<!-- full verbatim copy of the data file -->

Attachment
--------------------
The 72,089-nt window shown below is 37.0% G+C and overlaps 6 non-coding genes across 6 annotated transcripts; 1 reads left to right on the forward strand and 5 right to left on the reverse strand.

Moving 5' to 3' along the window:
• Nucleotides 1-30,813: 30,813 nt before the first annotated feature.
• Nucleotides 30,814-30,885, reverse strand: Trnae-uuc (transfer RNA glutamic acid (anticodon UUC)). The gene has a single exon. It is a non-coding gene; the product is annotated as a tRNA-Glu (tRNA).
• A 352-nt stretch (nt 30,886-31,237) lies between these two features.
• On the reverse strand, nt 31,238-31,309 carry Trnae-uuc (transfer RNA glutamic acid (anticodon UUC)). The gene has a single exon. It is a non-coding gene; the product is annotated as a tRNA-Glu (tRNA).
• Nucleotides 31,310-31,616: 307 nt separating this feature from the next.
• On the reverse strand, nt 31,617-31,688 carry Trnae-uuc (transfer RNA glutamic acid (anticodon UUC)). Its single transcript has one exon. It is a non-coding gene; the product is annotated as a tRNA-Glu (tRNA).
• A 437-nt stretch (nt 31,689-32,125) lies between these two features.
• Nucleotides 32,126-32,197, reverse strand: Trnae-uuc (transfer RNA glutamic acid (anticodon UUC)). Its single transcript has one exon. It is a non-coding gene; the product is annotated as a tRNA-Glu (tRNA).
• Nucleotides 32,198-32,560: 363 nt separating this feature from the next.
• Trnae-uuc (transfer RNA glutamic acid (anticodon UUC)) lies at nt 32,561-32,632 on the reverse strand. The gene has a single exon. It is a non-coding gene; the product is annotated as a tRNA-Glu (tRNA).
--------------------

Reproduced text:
The 72,089-nt window shown below is 37.0% G+C and overlaps 6 non-coding genes across 6 annotated transcripts; 1 reads left to right on the forward strand and 5 right to left on the reverse strand.

Moving 5' to 3' along the window:
• Nucleotides 1-30,813: 30,813 nt before the first annotated feature.
• Nucleotides 30,814-30,885, reverse strand: Trnae-uuc (transfer RNA glutamic acid (anticodon UUC)). The gene has a single exon. It is a non-coding gene; the product is annotated as a tRNA-Glu (tRNA).
• A 352-nt stretch (nt 30,886-31,237) lies between these two features.
• On the reverse strand, nt 31,238-31,309 carry Trnae-uuc (transfer RNA glutamic acid (anticodon UUC)). The gene has a single exon. It is a non-coding gene; the product is annotated as a tRNA-Glu (tRNA).
• Nucleotides 31,310-31,616: 307 nt separating this feature from the next.
• On the reverse strand, nt 31,617-31,688 carry Trnae-uuc (transfer RNA glutamic acid (anticodon UUC)). Its single transcript has one exon. It is a non-coding gene; the product is annotated as a tRNA-Glu (tRNA).
• A 437-nt stretch (nt 31,689-32,125) lies between these two features.
• Nucleotides 32,126-32,197, reverse strand: Trnae-uuc (transfer RNA glutamic acid (anticodon UUC)). Its single transcript has one exon. It is a non-coding gene; the product is annotated as a tRNA-Glu (tRNA).
• Nucleotides 32,198-32,560: 363 nt separating this feature from the next.
• Trnae-uuc (transfer RNA glutamic acid (anticodon UUC)) lies at nt 32,561-32,632 on the reverse strand. The gene has a single exon. It is a non-coding gene; the product is annotated as a tRNA-Glu (tRNA).